There have been times since that night when I wondered if any of us would make it. Even though we’re getting a little better, we’re all still in the hospital. The doctors say I’ll need a lot of therapy on my leg, and I know they can help me get better. But I wish it were you who was helping me, instead of them.
The pain is so bad, but what’s even worse is that we all miss you so much. Every day we wait to see if you’re going to visit us in the hospital, and every day you don’t come. I know it’s over. But my heart would explode with joy if somehow I could look up and see you walk into my room.
At night when the hospital is really quiet, they push Brian and me into Mom’s room, and we all talk about you. We talk about how much we loved driving with you and how we wish you were with us now.
Are you all right? Are you hurting from the wreck? Do you need us like we need you? If you need me, I’m here and I love you.
Your daughter, Kimberly
LOOKING AHEAD …
More than two months before writing this letter, Kimberly had watched her father, Steve, walk out of his family’s life with plans to divorce his wife and pursue a relationship with another woman. The heartache that Kimberly, her mother, and her brother felt was indescribable. But the anguish also extended to Steve. Only a few weeks after leaving, he began to second‐guess his decision.
That’s the impact of divorce. It appears to be a solution when in fact it brings only pain and new difficulties. A few days after receiving Kimberly’s letter, Steve appeared on his family’s doorstep and asked to come back. He realized that divorce wasn’t the answer to his family’s problems. Would you ever consider it an answer to yours? Has your marriage ever been on the brink of breaking up?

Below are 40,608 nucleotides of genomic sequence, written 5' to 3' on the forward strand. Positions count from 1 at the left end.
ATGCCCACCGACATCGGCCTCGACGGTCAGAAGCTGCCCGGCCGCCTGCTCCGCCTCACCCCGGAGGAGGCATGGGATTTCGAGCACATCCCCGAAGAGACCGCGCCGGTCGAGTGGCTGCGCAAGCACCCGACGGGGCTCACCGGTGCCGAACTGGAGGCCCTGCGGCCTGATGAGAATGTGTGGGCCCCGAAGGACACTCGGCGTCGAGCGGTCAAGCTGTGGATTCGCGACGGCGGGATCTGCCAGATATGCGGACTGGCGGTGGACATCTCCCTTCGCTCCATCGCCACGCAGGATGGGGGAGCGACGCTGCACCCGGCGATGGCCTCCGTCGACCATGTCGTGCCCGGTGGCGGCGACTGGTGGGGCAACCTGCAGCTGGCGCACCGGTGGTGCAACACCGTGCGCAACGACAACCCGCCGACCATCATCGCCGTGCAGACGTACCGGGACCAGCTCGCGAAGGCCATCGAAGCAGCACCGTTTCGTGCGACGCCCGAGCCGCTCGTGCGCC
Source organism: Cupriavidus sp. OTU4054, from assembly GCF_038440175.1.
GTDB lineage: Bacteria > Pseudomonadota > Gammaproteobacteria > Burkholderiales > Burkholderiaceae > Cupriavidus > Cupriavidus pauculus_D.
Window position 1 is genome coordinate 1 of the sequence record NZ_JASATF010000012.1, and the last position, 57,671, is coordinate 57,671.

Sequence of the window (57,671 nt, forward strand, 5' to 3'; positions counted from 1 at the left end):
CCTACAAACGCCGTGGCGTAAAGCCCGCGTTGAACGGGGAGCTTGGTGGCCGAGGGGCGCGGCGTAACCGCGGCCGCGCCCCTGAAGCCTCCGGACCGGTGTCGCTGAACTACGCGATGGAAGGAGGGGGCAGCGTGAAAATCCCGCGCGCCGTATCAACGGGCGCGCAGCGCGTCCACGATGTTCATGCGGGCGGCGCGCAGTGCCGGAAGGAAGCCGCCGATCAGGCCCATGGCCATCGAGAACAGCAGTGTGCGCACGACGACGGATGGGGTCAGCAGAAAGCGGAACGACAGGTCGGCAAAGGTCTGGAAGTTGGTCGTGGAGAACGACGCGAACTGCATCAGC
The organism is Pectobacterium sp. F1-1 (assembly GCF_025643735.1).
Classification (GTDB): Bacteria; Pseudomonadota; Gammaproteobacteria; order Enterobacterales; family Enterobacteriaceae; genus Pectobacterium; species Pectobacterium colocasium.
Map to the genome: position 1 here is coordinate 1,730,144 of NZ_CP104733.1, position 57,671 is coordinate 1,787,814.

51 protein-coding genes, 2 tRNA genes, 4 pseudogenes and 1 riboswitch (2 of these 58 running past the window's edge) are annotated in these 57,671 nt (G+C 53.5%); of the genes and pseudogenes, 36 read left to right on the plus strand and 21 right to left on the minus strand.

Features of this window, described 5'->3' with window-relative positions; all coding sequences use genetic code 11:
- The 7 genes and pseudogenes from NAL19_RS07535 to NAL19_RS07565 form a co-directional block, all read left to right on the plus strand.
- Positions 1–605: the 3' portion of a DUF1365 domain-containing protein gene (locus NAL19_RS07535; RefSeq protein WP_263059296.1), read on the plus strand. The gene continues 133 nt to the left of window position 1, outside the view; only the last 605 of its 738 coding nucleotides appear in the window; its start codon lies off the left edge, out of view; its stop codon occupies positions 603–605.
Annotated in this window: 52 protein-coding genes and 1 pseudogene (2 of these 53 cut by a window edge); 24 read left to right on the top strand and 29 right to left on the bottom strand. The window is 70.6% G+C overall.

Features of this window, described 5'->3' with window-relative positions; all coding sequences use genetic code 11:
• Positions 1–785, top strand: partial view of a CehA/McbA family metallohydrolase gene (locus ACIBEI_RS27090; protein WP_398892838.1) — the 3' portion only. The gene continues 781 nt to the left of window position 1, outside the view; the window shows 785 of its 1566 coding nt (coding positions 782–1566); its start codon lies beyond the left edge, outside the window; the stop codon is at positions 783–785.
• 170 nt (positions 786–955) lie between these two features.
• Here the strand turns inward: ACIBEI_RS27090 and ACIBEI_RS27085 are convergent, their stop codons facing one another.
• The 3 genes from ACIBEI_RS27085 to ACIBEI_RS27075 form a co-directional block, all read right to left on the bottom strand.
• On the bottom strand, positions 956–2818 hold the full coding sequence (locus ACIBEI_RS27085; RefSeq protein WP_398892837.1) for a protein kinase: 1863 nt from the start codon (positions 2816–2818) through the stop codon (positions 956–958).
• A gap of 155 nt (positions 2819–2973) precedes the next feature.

“And a husband must not divorce his wife.” 1 Corinthians 7:11
The daughter in Sunday’s the “Dear Daddy” story described the trauma of her father’s deserting their family as like being in a car wreck. That is the impact divorce typically has on children. It is devastating! For more than twenty‐five years, California psychologist Judith Wallerstein has tracked hundreds of children of divorce from childhood to adulthood. She’s found that the distress young children experience after a divorce remains with them throughout their lives, making it more difficult for them to cope with challenges. “Unlike the adult experience,” Wallerstein says, “the child’s suffering does not reach its peak at the breakup and then level off. The effect of the parents’ divorce is played and replayed throughout the first three decades of the children’s lives.” Harvard University psychiatrist Armand Nicholi says that the pain of divorce is worse for children five years later than at the time the family disintegrates. He also links interruption of parent‐child relationships with an escalation in psychiatric problems for children.
The next time the idea of divorce enters your thoughts, consider the consequences of such an act on the most vulnerable members of your family. Research shows that time doesn’t heal those wounds.
Be sober, be vigilant; because your adversary the devil, as a roaring lion, walketh about, seeking whom he may devour.
1 Peter 5:8